- Associated Press - Saturday, June 27, 2015

DENVER (AP) - If the Brothers Grimm ever wrote a fable about a fish, the rainbow trout surely would have been cast in the lead role.

The shimmering salmonid brightly colored in green and red was long the star of Western fishing dramas, a handsome champion rising to an angler’s offering and leaping skyward with the nimble agility of an athlete in its prime. Although originally transplanted from the Pacific Northwest, the fish established themselves in Colorado long ago, eventually evolving into their own strain recognized, for a time, for its hardiness.

Name alone served as an icon enough to attract anglers eager to discover their own Rocky Mountain rainbow.

“People definitely associate rainbows with the West,” said Greg Felt, a veteran fishing guide and co-owner of Ark Anglers fly shop and guide service in Salida and Buena Vista. “It’s a magical-sounding name, like a unicorn - ‘rainbow’ trout.”

Much like the mythological unicorn, though, Colorado’s rainbow trout pulled a disappearing act about 20 years ago. The black magic known as whirling disease decimated the state’s rainbow trout population, reducing it to less than 1 percent of the total trout population in former strongholds such as the Colorado River in the mid-1990s.

With fish hatcheries and rivers statewide soon testing positive for the parasite responsible for whirling disease, the outlook grew increasingly grim. But the tumultuous story may have finally found its fairy-tale ending.

“It’s been a long road, but bringing back populations of fish that were essentially extirpated from Colorado can only be called a huge success,” said George Schisler, Fort Collins-based aquatic research team leader for Colorado Parks and Wildlife.

Like so many fairy tales, the rainbow’s current reality show traces its roots to Germany. It was there that a family named Hofer realized it had established a strain of rainbow trout resistant to the parasite that otherwise infects young fish. The infection deforms the fish’s spine, causing the fish to swim in a whirling pattern, thus the name.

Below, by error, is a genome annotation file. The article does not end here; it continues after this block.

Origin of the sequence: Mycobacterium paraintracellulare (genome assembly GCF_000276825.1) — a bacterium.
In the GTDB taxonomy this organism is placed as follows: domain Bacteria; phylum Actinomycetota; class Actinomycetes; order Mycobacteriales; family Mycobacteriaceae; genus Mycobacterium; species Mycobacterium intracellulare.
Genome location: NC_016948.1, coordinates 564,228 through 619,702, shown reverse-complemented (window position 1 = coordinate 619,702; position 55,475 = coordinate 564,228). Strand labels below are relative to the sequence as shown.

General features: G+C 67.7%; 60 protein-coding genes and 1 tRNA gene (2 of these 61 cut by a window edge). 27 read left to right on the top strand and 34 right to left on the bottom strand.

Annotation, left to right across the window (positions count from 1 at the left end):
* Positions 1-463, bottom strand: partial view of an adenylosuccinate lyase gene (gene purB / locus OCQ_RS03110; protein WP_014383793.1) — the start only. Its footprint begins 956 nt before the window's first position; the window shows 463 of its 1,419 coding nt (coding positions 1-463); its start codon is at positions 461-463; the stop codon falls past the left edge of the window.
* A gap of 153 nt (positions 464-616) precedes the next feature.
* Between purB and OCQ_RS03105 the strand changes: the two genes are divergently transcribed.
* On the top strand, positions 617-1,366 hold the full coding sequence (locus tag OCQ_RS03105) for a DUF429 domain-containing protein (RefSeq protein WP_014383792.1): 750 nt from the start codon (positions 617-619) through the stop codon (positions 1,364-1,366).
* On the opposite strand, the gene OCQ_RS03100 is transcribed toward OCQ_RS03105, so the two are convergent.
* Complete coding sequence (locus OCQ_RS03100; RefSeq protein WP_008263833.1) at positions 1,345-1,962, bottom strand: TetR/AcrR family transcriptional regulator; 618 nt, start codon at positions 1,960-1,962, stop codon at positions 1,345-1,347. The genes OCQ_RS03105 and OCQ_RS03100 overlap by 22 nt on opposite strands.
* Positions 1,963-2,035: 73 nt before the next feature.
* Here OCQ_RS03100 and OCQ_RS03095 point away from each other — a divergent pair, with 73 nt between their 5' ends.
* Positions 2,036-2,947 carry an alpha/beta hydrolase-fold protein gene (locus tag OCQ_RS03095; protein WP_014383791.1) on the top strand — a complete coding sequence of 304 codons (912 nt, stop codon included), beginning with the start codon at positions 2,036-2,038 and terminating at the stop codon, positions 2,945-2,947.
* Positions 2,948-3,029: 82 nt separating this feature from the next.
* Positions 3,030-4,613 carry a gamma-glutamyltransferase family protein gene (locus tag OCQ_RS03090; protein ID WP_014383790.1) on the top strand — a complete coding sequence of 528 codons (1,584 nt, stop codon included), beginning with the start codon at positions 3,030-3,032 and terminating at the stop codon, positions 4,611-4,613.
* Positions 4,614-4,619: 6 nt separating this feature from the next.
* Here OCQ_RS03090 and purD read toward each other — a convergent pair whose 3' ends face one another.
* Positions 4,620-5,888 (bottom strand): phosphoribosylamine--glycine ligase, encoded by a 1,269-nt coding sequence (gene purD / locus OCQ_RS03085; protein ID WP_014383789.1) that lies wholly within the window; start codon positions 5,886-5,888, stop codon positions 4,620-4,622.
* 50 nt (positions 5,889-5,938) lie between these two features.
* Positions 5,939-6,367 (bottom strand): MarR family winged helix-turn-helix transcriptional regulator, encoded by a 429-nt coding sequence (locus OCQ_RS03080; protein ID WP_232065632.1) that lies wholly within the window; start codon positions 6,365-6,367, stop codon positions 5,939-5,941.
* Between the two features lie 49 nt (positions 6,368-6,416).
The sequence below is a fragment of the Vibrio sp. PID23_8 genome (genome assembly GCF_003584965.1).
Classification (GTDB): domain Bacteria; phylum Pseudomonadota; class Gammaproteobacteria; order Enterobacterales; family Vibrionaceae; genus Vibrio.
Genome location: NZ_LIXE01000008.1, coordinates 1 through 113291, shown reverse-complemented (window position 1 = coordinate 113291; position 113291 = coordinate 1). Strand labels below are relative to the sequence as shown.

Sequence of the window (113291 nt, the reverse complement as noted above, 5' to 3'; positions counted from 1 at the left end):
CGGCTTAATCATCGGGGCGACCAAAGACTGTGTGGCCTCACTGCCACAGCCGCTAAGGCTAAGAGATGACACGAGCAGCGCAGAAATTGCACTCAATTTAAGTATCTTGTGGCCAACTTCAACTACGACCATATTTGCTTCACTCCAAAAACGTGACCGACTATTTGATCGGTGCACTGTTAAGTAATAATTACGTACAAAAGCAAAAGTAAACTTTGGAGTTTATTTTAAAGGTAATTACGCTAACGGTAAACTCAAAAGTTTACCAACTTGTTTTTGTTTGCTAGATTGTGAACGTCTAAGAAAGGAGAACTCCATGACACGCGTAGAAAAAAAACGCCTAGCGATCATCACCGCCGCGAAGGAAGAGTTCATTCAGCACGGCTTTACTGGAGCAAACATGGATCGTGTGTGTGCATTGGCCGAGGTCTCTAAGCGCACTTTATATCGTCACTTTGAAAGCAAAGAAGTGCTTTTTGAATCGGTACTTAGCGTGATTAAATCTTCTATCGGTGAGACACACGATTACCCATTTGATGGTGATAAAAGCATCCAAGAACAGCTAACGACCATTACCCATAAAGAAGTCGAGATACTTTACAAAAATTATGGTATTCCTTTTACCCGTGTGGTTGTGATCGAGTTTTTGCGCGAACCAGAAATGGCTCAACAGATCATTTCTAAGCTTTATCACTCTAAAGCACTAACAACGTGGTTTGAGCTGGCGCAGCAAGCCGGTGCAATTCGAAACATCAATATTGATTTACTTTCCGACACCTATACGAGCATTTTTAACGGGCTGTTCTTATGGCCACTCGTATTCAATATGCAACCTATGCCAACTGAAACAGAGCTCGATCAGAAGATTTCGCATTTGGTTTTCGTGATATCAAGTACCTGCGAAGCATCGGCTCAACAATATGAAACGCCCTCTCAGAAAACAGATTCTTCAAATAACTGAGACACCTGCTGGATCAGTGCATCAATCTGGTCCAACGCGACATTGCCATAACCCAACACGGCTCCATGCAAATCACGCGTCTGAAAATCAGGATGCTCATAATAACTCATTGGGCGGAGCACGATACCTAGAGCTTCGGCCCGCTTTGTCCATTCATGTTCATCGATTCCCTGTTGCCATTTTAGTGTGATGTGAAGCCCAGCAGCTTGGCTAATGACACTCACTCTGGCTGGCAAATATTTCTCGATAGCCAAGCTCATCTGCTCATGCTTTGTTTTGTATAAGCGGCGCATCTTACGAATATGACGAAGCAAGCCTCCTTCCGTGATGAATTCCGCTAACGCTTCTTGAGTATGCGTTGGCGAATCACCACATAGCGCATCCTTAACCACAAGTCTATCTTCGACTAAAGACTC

Infection is a virtual death sentence to fish, yet the parasite survives to infect others. When whirling disease hit Colorado’s rivers, natural reproduction of rainbow trout virtually ended. And even a costly, eight-figure cleanup of Colorado’s entire hatchery network could do nothing to restore wild, stream-bred rainbow trout.

Almost overnight, brown trout, which are resilient to the disease, became the dominant sport fish of Colorado.

“People like the opportunity to catch multiple species of fish,” said Felt, whose hands-on experience as a guide is corroborated by CPW angler surveys. “Especially for people new to fishing, brown trout may be something they need to learn a little more about. So variety, a mix of fish is really good for people to experience.”

That experience has grown increasingly more accessible since German researcher Mansour El-Matbouli presented data on the Hofer strain at a Denver conference in 2002. CPW quickly began importing rainbow trout eggs from Germany, eventually crossbreeding them with Colorado River rainbows in an effort to instill more wild characteristics into the otherwise docile hatchery trout. Hofer rainbows have also been crossed with lake-adapted Harrison rainbows from Montana to bolster populations in Colorado lakes and reservoirs.

By 2006, Schisler had established the Hofer’s disease resistance in local reservoirs and in 2010, fingerlings were stocked in the Colorado River near Hot Sulphur Springs. Fourteen months later, researchers returned to find a good number of 15-inch rainbows and evidence that young fish were hatching in the wild.

Since then, CPW biologists have been stocking fingerling Hofer-crosses throughout the state at different sizes and times of year to optimize survival. After 15 years of brown trout dominance in most Colorado rivers, presto! The rainbow has returned. Anglers are once again reporting healthy rainbow catches in the upper Colorado, Rio Grande, upper Gunnison, Poudre, East, Taylor and Yampa rivers, even places like the Arkansas that were never considered major rainbow trout fisheries.

“The introduction of the Hofer-cross strain has definitely had some positive impacts on the character of the fishing here,” Felt said. “They are just a different fish altogether, and given some of the conditions we deal with on the Arkansas, they are apt to achieve a larger size over the course of their life than the browns are.

One of the things I’ve come to appreciate is that the rainbows help diversify the character of the fishery and the experience. They tend to be more active at times and in places when browns might not be. Since they’ve been introduced, it’s made more of the river and more of the year productive. It’s a fun thing.”

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Information from: The Denver Post, http://www.denverpost.com

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